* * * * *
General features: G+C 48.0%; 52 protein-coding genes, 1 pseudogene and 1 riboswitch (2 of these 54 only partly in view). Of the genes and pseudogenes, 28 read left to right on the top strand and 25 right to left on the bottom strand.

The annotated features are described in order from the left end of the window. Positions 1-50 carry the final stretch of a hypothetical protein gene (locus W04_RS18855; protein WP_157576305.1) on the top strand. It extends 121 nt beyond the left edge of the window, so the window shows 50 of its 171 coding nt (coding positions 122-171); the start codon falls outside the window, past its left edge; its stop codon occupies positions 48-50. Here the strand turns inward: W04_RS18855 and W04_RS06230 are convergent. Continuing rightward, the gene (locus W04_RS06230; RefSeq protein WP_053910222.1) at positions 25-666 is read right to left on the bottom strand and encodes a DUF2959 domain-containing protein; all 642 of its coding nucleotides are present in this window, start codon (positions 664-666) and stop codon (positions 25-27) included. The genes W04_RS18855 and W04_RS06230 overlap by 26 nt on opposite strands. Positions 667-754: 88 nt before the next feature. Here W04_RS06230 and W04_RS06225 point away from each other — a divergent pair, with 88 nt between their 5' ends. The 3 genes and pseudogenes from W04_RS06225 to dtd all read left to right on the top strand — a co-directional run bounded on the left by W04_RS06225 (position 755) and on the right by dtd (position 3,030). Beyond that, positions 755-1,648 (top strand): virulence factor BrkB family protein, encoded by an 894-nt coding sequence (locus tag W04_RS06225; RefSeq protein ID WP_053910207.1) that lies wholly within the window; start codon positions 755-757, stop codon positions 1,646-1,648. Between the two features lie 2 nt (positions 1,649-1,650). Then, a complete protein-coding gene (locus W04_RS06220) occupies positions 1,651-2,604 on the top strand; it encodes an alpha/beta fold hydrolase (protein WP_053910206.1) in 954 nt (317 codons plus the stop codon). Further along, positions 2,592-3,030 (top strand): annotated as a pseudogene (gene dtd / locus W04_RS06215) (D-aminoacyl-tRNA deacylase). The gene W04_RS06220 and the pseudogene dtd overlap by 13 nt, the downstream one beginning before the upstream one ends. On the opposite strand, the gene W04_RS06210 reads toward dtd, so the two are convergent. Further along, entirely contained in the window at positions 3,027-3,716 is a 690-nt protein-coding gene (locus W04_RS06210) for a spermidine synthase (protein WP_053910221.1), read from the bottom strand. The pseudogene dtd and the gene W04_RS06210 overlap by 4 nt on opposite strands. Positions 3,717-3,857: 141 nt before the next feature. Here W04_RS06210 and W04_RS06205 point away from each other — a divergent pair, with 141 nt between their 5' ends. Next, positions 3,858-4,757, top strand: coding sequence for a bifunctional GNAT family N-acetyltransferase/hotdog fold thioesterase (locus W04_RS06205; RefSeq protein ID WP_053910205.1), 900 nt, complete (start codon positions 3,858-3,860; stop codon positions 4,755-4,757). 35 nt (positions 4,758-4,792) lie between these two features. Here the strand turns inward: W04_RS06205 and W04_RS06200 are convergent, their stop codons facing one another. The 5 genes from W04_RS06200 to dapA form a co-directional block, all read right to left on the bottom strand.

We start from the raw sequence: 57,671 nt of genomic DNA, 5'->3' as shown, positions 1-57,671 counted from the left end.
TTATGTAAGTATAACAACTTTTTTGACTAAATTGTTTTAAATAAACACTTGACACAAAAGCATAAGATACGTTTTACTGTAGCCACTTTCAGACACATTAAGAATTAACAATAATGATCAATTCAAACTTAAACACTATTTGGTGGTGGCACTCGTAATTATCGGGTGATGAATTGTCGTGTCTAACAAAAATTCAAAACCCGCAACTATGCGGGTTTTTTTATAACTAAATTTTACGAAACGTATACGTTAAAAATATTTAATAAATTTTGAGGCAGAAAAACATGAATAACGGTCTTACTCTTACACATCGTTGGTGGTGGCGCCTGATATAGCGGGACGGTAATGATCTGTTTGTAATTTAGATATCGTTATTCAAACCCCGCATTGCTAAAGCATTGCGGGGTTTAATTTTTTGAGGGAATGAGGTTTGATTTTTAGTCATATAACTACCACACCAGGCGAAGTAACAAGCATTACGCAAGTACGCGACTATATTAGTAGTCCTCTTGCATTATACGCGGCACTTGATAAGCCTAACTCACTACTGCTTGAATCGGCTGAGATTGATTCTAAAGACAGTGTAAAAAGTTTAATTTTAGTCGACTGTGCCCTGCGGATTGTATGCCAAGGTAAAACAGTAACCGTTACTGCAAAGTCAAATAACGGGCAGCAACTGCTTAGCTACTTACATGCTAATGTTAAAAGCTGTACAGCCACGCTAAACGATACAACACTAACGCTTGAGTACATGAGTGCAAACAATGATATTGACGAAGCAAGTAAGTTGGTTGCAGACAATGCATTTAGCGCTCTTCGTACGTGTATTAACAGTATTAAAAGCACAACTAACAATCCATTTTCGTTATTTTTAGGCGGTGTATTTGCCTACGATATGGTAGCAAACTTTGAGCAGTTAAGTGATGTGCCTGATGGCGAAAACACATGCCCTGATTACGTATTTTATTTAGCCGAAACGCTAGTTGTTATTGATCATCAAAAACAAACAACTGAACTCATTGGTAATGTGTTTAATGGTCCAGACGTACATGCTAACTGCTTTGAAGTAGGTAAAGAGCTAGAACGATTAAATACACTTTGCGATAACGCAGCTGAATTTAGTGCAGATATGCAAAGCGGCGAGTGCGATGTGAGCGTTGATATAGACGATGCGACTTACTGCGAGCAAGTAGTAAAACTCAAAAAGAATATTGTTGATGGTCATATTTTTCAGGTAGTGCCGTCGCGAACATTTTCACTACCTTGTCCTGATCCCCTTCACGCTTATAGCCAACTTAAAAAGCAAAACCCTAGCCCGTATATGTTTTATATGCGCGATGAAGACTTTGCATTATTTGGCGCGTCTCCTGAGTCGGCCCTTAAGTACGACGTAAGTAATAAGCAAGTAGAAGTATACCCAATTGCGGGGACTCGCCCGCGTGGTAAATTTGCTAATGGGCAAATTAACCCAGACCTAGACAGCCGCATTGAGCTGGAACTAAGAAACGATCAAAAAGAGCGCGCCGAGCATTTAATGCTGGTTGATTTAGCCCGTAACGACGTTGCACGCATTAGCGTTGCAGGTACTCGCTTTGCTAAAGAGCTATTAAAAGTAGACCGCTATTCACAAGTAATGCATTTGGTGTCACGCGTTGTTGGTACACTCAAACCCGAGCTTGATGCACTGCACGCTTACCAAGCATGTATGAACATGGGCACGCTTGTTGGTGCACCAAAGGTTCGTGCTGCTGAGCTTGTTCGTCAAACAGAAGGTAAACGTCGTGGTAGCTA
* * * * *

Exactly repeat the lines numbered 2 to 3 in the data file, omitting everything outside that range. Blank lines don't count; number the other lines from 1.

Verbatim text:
The annotated features are described in order from the left end of the window. Positions 1-50 carry the final stretch of a hypothetical protein gene (locus W04_RS18855; protein WP_157576305.1) on the top strand. It extends 121 nt beyond the left edge of the window, so the window shows 50 of its 171 coding nt (coding positions 122-171); the start codon falls outside the window, past its left edge; its stop codon occupies positions 48-50. Here the strand turns inward: W04_RS18855 and W04_RS06230 are convergent. Continuing rightward, the gene (locus W04_RS06230; RefSeq protein WP_053910222.1) at positions 25-666 is read right to left on the bottom strand and encodes a DUF2959 domain-containing protein; all 642 of its coding nucleotides are present in this window, start codon (positions 664-666) and stop codon (positions 25-27) included. The genes W04_RS18855 and W04_RS06230 overlap by 26 nt on opposite strands. Positions 667-754: 88 nt before the next feature. Here W04_RS06230 and W04_RS06225 point away from each other — a divergent pair, with 88 nt between their 5' ends. The 3 genes and pseudogenes from W04_RS06225 to dtd all read left to right on the top strand — a co-directional run bounded on the left by W04_RS06225 (position 755) and on the right by dtd (position 3,030). Beyond that, positions 755-1,648 (top strand): virulence factor BrkB family protein, encoded by an 894-nt coding sequence (locus tag W04_RS06225; RefSeq protein ID WP_053910207.1) that lies wholly within the window; start codon positions 755-757, stop codon positions 1,646-1,648. Between the two features lie 2 nt (positions 1,649-1,650). Then, a complete protein-coding gene (locus W04_RS06220) occupies positions 1,651-2,604 on the top strand; it encodes an alpha/beta fold hydrolase (protein WP_053910206.1) in 954 nt (317 codons plus the stop codon). Further along, positions 2,592-3,030 (top strand): annotated as a pseudogene (gene dtd / locus W04_RS06215) (D-aminoacyl-tRNA deacylase). The gene W04_RS06220 and the pseudogene dtd overlap by 13 nt, the downstream one beginning before the upstream one ends. On the opposite strand, the gene W04_RS06210 reads toward dtd, so the two are convergent. Further along, entirely contained in the window at positions 3,027-3,716 is a 690-nt protein-coding gene (locus W04_RS06210) for a spermidine synthase (protein WP_053910221.1), read from the bottom strand. The pseudogene dtd and the gene W04_RS06210 overlap by 4 nt on opposite strands. Positions 3,717-3,857: 141 nt before the next feature. Here W04_RS06210 and W04_RS06205 point away from each other — a divergent pair, with 141 nt between their 5' ends. Next, positions 3,858-4,757, top strand: coding sequence for a bifunctional GNAT family N-acetyltransferase/hotdog fold thioesterase (locus W04_RS06205; RefSeq protein ID WP_053910205.1), 900 nt, complete (start codon positions 3,858-3,860; stop codon positions 4,755-4,757). 35 nt (positions 4,758-4,792) lie between these two features. Here the strand turns inward: W04_RS06205 and W04_RS06200 are convergent, their stop codons facing one another. The 5 genes from W04_RS06200 to dapA form a co-directional block, all read right to left on the bottom strand.

We start from the raw sequence: 57,671 nt of genomic DNA, 5'->3' as shown, positions 1-57,671 counted from the left end.